55. Best Roots Gospel Album

For albums containing greater than 75% playing time of newly recorded, vocal, traditional/roots gospel music, including country, Southern gospel, bluegrass, and Americana recordings.

Tribute To The King
The Blackwood Brothers Quartet

Echoes Of The South
Blind Boys Of Alabama

Songs That Pulled Me Through The Tough Times
Becky Isaacs Bowman

Meet Me At The Cross
Brian Free & Assurance

Shine: The Darker The Night The Brighter The Light
Gaither Vocal Band

Field 7: Latin, Global, Reggae & New Age, Ambient, or Chant

56. Best Latin Pop Album

For albums containing greater than 75% playing time of new Latin pop recordings.

La Cuarta Hoja
Pablo Alborán

Beautiful Humans, Vol. 1
AleMor

A Ciegas
Paula Arenas

La Neta
Pedro Capó

Don Juan
Maluma

X Mí (Vol. 1)
Gaby Moreno

57. Best Música Urbana Album

For albums containing greater than 75% playing time of new Música Urbana recordings.

SATURNO
Rauw Alejandro

MAÑANA SERÁ BONITO
Karol G

DATA
Tainy

58. Best Latin Rock or Alternative Album

For albums containing greater than 75% playing time of new Latin rock or alternative recordings.

MARTÍNEZ
Cabra

Leche De Tigre
Diamante Eléctrico

Vida Cotidiana
Juanes

De Todas Las Flores
Natalia Lafourcade

EADDA9223
Fito Paez

59. Best Música Mexicana Album (Including Tejano)

For albums containing greater than 75% playing time of new regional Mexican (banda, norteño, corridos, gruperos, mariachi, ranchera and Tejano) recordings.

Bordado A Mano
Ana Bárbara

La Sánchez
Lila Downs

Motherflower
Flor De Toloache

Amor Como En Las Películas De Antes
Lupita Infante

GÉNESIS
Peso Pluma

60. Best Tropical Latin Album

For albums containing greater than 75% playing time of new tropical Latin recordings.

Siembra: 45º Aniversario (En Vivo en el Coliseo de Puerto Rico, 14 de Mayo 2022)
Rubén Blades Con Roberto Delgado & Orquesta

Voy A Ti
Luis Figueroa

Niche Sinfónico
Grupo Niche Y Orquesta Sinfónica Nacional de Colombia

VIDA
Omara Portuondo

MIMY & TONY
Tony Succar, Mimy Succar

Escalona Nunca Se Había Grabado Así
Carlos Vives

61. Best Global Music Performance

For new vocal or instrumental Global music recordings.

Shadow Forces
Arooj Aftab, Vijay Iyer & Shahzad Ismaily

Alone
Burna Boy

FEEL
Davido

Milagro Y Disastre
Silvana Estrada

Abundance In Millets
Falu & Gaurav Shah (Featuring PM Narendra Modi)

Pashto
Béla Fleck, Edgar Meyer & Zakir Hussain Featuring Rakesh Chaurasia

Todo Colores
Ibrahim Maalouf Featuring Cimafunk & Tank And The Bangas

62. Best African Music Performance

Amapiano
ASAKE & Olamide

City Boys
Burna Boy

UNAVAILABLE
Davido Featuring Musa Keys

Rush
Ayra Starr

Water
Tyla

63. Best Global Music Album

For albums containing greater than 75% playing time of new vocal or instrumental Global Music recordings.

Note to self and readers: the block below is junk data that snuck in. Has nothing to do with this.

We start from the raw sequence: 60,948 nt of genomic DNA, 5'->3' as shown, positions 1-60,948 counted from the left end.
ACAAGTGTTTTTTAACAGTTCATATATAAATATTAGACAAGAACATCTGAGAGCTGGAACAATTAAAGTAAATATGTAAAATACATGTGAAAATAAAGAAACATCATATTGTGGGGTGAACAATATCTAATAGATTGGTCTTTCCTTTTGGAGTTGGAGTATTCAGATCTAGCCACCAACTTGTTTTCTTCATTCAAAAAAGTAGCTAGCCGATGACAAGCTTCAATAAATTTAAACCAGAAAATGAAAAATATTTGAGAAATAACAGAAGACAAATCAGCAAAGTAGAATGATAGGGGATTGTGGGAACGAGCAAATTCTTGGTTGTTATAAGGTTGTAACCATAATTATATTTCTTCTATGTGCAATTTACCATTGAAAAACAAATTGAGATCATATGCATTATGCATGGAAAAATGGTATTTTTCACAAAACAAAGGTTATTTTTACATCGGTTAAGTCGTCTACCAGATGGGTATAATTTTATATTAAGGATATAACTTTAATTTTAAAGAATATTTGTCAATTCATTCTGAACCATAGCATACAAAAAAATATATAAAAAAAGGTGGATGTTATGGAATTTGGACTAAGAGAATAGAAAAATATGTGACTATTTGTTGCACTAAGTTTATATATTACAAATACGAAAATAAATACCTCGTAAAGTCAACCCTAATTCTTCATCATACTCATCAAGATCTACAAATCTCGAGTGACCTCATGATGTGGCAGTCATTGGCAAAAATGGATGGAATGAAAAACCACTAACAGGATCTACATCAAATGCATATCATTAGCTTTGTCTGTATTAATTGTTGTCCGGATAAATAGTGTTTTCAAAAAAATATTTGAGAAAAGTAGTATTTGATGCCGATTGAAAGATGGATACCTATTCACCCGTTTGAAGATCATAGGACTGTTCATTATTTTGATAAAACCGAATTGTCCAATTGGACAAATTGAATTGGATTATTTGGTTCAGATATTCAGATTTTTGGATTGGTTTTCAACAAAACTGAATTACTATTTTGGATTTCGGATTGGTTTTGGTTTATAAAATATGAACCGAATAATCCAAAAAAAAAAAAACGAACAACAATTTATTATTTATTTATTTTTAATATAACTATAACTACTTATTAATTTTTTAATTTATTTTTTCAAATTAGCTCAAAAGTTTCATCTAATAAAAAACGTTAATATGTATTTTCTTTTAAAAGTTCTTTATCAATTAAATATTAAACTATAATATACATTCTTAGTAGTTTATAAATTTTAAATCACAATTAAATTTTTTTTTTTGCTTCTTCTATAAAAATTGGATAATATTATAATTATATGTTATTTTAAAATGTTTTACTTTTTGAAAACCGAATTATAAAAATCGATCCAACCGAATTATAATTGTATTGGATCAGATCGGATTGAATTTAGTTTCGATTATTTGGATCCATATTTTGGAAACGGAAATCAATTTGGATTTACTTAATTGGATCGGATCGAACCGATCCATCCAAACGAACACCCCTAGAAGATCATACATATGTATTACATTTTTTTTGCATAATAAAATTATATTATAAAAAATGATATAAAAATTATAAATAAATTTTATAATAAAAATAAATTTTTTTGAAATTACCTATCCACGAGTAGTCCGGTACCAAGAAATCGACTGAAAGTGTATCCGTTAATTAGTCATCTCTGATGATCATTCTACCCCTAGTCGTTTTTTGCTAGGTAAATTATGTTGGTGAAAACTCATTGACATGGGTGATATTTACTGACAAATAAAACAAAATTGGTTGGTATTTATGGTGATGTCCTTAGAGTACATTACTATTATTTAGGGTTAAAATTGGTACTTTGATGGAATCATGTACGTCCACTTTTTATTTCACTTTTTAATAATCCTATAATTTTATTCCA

Epifanías
Susana Baca

History
Bokanté

I Told Them…
Burna Boy

Timeless
Davido

This Moment
Shakti

64. Best Reggae Album

For albums containing greater than 75% playing time of new reggae recordings.

Born For Greatness
Buju Banton

Simma
Beenie Man

Cali Roots Riddim 2023
Collie Buddz

No Destroyer
Burning Spear

Colors Of Royal
Julian Marley & Antaeus

65. Best New Age, Ambient, or Chant Album

For albums containing greater than 75% playing time of new vocal or instrumental new age recordings.

Aquamarine
Kirsten Agresta-Copely

Moments Of Beauty
Omar Akram

Some Kind Of Peace (Piano Reworks)
Ólafur Arnalds

Ocean Dreaming Ocean
David Darling & Hans Christian

So She Howls
Carla Patullo Featuring Tonality And The Scorchio Quartet

Field 8: Children’s, Comedy, Audio Books, Visual Media & Music Video/Film

66. Best Children’s Music Album

For albums containing greater than 75% playing time of new musical or spoken word recordings that are created and intended specifically for children.

Ahhhhh!
Andrew & Polly

Ancestars
Pierce Freelon & Nnenna Freelon

Hip Hope For Kids!
DJ Willy Wow!

Taste The Sky
Uncle Jumbo

We Grow Together Preschool Songs
123 Andrés

67. Best Comedy Album

For albums containing greater than 75% playing time of new recordings.

I Wish You Would
Trevor Noah

I’m An Entertainer
Wanda Sykes

Selective Outrage
Chris Rock

Someone You Love
Sarah Silverman

What’s In A Name?
Dave Chappelle

68. Best Audio Book, Narration, and Storytelling Recording

Big Tree
Meryl Streep

Boldly Go: Reflections On A Life Of Awe And Wonder
William Shatner

The Creative Act: A Way Of Being
Rick Rubin

It’s Ok To Be Angry About Capitalism
Senator Bernie Sanders

The Light We Carry: Overcoming In Uncertain Times
Michelle Obama

69. Best Compilation Soundtrack For Visual Media

Award to the principal artist(s) and/or ‘in studio’ producer(s) of a majority of the tracks on the album.  In the absence of both, award to the one or two individuals proactively responsible for the concept and musical direction of the album and for the selection of artists, songs and producers, as applicable. Award also goes to appropriately credited music supervisor(s).

AURORA
(Daisy Jones & The Six)

Barbie The Album
(Various Artists)

Black Panther: Wakanda Forever – Music From And Inspired By
(Various Artists)